Why Did Romans Not Wear Pants

Romans cannot wear pants or boots within the city in the late Roman empires as it was banned.

Did Romans wear underpants? Except for Roman soldiers, Romans did not wear pants because it was banned eventually and associated with barbarians or tribes such as Persians, Scythians, Sarmatians, Eastern, and Central Asian peoples. Only male citizens of Rome were allowed to wear togas, a large piece of cloth around 18 feet long and 6 feet wide, draped across the shoulders and around the body, over a plain white linen tunic. 

By 397, Emperors Honorius and Arcadius in the late Roman empire bans pants in the code.

Within the venerable City no person should be allowed to appropriate to himself the use of boots or trousers. But if any man should attempt to contravene this sanction, We command that in accordance with the sentence of the Illustrious Prefect, the offender shall be stripped of all his resources and delivered into perpetual exile.

The breeches are a symbol of "otherness" and were used to show the relationship with the tribes to the north, according to Susanne Elm, a historian from the University of California, Berkeley.

“Good orators were using rhetoric in a rather sophisticated way—they were picturing foreign tribes in the way that mostly suited their needs, from fierce aggressors to backwards folks and they were relying on visual imageries to make sure that ‘barbarian otherness’ would stand out”

Marcus Tullius Cicero was defending Fonteius from accusations of extortion, and he cited the wearing of pants as a sign of the "innate aggressiveness" of the Gauls.

Are you then hesitating, O judges, when all these nations have an innate hatred to and wage incessant war with the name of the Roman people? Do you think that, with their military cloaks and their breeches, they come to us in a lowly and submissive spirit, as these do (…)? Nothing is further from the truth.

As per Wikipedia, Greek which influence many Romans culture also shared the same distaste in trousers.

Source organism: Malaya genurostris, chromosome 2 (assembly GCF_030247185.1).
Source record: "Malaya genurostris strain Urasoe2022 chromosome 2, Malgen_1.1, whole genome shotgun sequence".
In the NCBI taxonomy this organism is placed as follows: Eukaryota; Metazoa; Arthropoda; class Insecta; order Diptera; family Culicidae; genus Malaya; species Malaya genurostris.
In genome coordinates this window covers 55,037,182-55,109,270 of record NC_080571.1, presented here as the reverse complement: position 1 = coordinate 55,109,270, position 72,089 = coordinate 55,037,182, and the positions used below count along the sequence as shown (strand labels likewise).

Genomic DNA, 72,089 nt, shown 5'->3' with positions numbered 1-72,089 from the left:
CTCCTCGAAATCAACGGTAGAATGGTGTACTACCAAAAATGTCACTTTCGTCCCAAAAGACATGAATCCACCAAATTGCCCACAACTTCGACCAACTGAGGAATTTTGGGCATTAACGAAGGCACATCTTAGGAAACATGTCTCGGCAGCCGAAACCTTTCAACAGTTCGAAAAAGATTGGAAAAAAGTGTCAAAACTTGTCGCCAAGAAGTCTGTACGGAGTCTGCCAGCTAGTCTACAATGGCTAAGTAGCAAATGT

The ancient Greeks used the term "ἀναξυρίδες" (anaxyrides) for the trousers worn by Eastern nations and "σαράβαρα" (sarabara) for the loose trousers worn by the Scythians. However, they did not wear trousers since they thought them ridiculous, using the word "θύλακοι" (thulakoi), pl. of "θύλακος" (thulakos), "sack", as a slang term for the loose trousers of Persians and other Middle Easterners.

  • Did Roman soldiers wear pants?

Yes, the Roman soldiers wear togas and leggings based on ancient carvings in the spiral bas-relief of Trajan’s Column, the 98-foot-tall, 12-foot-thick marble monument erected in 113. Even though the wearing of pants and boots was later banned by Emperors Honorius and Arcadius.

Source: University of St Andrews

  • When did Romans start wearing trousers?

When the Roman Empire started extending beyond the Mediterranean, pants became common among Roman soldiers and would continue to remain popular throughout the Byzantine period and beyond.

However, women do not even wear pants and was restricted to knee-length tunics.

In fact, even in the US, women were only allowed to wear trousers on the US Senate floor after an act of defiance in 1993. In 1993, Senators Barbara Mikulski and Carol Moseley Braun wore trousers, and female support staff followed soon after; the rule was amended later that year by Senate Sergeant-at-Arms Martha Pope to allow women to wear trousers on the floor so long as they also wore a jacket.

  • When did Romans stop wearing a toga?

The Romans started wearing a toga in the early days of the republic when Roman society first became quite organized and identifiable. The toga was adapted from Greek culture and was a rather small elongated oval of woolen fabric and was easily worn over the top of the tunica, or shirt. 

Based on the encyclopedia, a Roman writer and an observer of Roman costumes named Tertullian (c. 155–c. 220 c.e.), quoted in Michael and Ariane Batterberry's Fashion: The Mirror of History, said of the toga:

"It(Toga) is not a garment, but a burden."

  • What did Roman slaves wear?

Roman slaves who engaged in hot, sweaty, or dirty work will wear loincloths under a tunic or just loincloths on their own. Women wore both loincloth and strophium (a breast cloth) under their tunics, and some wore tailored underwear for work or leisure.

  • What did Roman emperors wear?

For comfort and protection from cold, both sexes could wear a soft under-tunic or vest (subucula) beneath a coarser over-tunic; in winter, Emperor Augustus, whose physique was never particularly robust, wore up to four tunics, over a vest. Some of these silk fabrics were extremely fine – around 50 threads or more per centimeter.


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